LOS ANGELES -- Magic Johnson had the title he'd always wanted. He had the power to guide one of the most important franchises in sports, carte blanche.
Anything he wanted to do as president of basketball operations for the Los Angeles Lakers, he had the power to do. Fire the coach. Trade any player. Lakers owner Jeanie Buss told him that repeatedly.
But the only thing he really wanted was to go back to being Magic Johnson.
Beloved civic leader. International celebrity. Lakers legend. Basketball ambassador.
It's awesome being that guy. And Magic Johnson is great at it.
Being president of basketball operations for the Lakers is hard. Really, really hard. And Magic Johnson never figured out how to be Magic Johnson in that role, so he abruptly quit Tuesday night.
As stunning as his decision was for everyone in the NBA, he was remarkably clear in explaining himself.
"I was happier when I wasn't the president," Johnson said. "When you gotta make trades, you're not happy."
Johnson enumerated all sorts of unsavory things about the job during an hourlong media session that spilled out into the hallways and corridors of Staples Center before the Lakers' final game of the season.
He didn't like: "the backstabbing, the whispering. I don't like that. I don't like a lot of things that went on that didn't have to go on.
"The fines and the tampering and the this and the that, I can't help young men who want me to help them, or I can't tweet out. Like Russell Westbrook, that was a great feat the other day. I couldn't even tweet it out to say, 'Hey, congratulations.' If I had did that, everyone would have said, 'He's tampering.' I don't like that. I like to be free."
He really didn't like having to make the decision on whether to retain embattled coach Luke Walton.
"She gave me the power; that is the same page. I could have done anything I wanted to, tomorrow. But I decided to step down," he said.
But what he really didn't seem to like was the negativity he has faced this season. Negativity he couldn't charm his way out of.
There aren't many situations in life that Magic Johnson hasn't been able to charm, compete or fight his way out of. The ones he couldn't -- talk-show host, Lakers coach and now Lakers president -- he got away from quickly.
Who needs it?
Magic Johnson stared death in the face when he was diagnosed with HIV in 1991 and decided he was going to beat it. And he did. So then he decided that whatever was left of his life, he was going to spend exactly as he wanted to. As he said, "I got a great life. Damn, I got a great life outside of this. What the F ... what am I doing? I got a beautiful life. I'm going back to that beautiful life. I'm looking forward to it."
That's a beautiful sentiment.
But it was also a cruel thing to do to a woman he considers to be family.
"I want to thank my sister for allowing me to do this," Johnson said of Lakers owner Jeanie Buss. "I couldn't face her to tell her, so I had to do it this way because we love each other so much."
They might love each other, but telling the world before telling your family -- not to mention your boss -- is weak.
Yes, being the Lakers' president is hard, and if Johnson didn't want to keep doing it, he didn't have to keep doing it. But he could've talked it through with Buss and planned his exit, instead of leaving the franchise in an embarrassing lurch.
Leaving the way he did, with the franchise approaching one of the most important summers in recent history and with the situation with Walton still so unsettled, feels a lot like bailing when things got hard.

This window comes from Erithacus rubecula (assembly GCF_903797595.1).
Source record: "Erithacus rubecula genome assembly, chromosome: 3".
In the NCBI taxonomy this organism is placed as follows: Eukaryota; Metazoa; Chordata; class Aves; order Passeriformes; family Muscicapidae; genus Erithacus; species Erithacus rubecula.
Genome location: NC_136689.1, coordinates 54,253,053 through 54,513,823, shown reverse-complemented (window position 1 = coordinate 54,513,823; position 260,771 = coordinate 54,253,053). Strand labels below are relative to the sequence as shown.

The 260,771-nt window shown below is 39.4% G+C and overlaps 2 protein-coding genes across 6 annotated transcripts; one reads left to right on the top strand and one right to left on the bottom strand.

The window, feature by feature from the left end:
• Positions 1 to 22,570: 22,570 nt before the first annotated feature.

People have jobs they don't want to do and can't do. They find a way to do them, or an acceptable way out of them.
Those close to Johnson say he was "deeply offended" by the constant accusations of tampering that followed him and essentially forced him into the shadows this season.
When he did talk, he always said too much. That's how he always has been and part of the reason he has been so beloved. There's literally an NBA award named after him, the Magic Johnson Award, given to the player who has the best cooperation with the media. Magic was always that guy, as a player and later as a public figure. He's great at it.
But that's not what being an executive is. Not in a league for which information is not only commodified, but weaponized.
Magic never figured out how to play that game. He's best when the cameras are on. In the shadows, he lost his way -- and his identity.
Jeanie Buss was just as stunned as the rest of the world to hear Johnson's resignation. A few hours later, she put out a classy statement and tweet, even as she and the Buss family processed the situation. In addition to being stunned, those close to the family said they were sad, angry and disappointed.
She spent the rest of Tuesday night huddled with general manager Rob Pelinka and several close advisers at the team's headquarters in El Segundo.
Johnson's quotes about Pelinka fell far short of a ringing endorsement, which left many wondering whether that factored into his decision to step down. Lakers sources strongly shouted that notion down even as Johnson's quotes suggested otherwise.
"Do I think Rob is the right GM?" Johnson said. "That's a decision Jeanie has to make. I worked well with him. I had no problems with him. Now they say he had some bad, I don't know about that. A lot of my agent friends had called, but Jeanie has to make all the calls, that's not calls for me to make. This is her organization."
In a three-hour meeting Monday, Buss had once again made it clear that she was giving Johnson the power to make the basketball decisions for the franchise, including the power to fire Walton and hire whichever coach with whom he believed he'd have a better rapport.
He either didn't want that power or couldn't handle it.
So now that power is right back to where it always should have been -- with Jeanie Buss. She has to start using it, instead of looking for someone else to pass it to.